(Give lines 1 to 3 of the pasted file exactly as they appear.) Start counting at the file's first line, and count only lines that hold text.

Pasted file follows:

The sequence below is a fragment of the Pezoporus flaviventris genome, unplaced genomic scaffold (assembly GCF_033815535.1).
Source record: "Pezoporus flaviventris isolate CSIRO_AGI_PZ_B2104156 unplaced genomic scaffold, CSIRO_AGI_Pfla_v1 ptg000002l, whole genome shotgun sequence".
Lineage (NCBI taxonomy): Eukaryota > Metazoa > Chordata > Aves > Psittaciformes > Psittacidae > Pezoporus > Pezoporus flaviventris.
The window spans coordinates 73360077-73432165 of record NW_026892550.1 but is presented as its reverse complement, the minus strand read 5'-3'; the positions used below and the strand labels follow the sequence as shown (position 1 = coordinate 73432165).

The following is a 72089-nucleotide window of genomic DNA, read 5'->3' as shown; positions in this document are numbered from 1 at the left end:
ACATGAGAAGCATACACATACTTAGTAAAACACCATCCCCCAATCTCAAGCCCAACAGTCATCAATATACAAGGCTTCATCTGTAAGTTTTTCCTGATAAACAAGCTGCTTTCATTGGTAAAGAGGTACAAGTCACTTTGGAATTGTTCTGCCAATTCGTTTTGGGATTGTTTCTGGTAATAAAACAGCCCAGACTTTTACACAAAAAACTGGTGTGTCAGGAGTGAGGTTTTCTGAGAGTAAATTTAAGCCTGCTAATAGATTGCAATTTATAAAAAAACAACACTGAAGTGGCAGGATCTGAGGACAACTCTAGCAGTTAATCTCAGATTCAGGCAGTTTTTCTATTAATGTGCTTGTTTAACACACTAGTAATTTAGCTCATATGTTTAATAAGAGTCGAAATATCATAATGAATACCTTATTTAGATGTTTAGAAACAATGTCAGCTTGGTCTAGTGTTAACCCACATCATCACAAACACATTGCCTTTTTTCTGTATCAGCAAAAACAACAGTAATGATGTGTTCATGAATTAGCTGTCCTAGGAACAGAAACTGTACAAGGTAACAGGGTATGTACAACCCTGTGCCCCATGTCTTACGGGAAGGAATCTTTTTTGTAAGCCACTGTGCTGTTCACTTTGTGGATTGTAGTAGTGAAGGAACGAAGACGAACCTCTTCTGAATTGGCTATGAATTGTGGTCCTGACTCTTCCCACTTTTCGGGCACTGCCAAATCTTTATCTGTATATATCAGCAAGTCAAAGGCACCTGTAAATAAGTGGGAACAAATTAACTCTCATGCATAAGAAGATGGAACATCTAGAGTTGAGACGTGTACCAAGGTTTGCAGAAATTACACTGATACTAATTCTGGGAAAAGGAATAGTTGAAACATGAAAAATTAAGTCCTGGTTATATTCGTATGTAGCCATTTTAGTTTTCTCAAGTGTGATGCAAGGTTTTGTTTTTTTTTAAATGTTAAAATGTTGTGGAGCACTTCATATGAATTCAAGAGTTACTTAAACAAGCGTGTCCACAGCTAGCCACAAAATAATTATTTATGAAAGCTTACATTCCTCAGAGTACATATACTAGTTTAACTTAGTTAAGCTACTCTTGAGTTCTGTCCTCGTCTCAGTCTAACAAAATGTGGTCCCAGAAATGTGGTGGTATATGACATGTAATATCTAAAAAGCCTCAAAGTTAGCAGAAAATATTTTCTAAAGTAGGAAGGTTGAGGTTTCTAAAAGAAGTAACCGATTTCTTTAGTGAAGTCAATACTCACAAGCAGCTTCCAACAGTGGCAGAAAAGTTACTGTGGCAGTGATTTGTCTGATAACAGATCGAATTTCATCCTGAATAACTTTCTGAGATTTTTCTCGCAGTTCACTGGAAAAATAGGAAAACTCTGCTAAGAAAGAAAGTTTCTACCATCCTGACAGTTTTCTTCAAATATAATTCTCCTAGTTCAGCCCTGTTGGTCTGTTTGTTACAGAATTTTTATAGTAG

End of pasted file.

The sequence below is a fragment of the Pezoporus flaviventris genome, unplaced genomic scaffold (assembly GCF_033815535.1).
Source record: "Pezoporus flaviventris isolate CSIRO_AGI_PZ_B2104156 unplaced genomic scaffold, CSIRO_AGI_Pfla_v1 ptg000002l, whole genome shotgun sequence".
Lineage (NCBI taxonomy): Eukaryota > Metazoa > Chordata > Aves > Psittaciformes > Psittacidae > Pezoporus > Pezoporus flaviventris.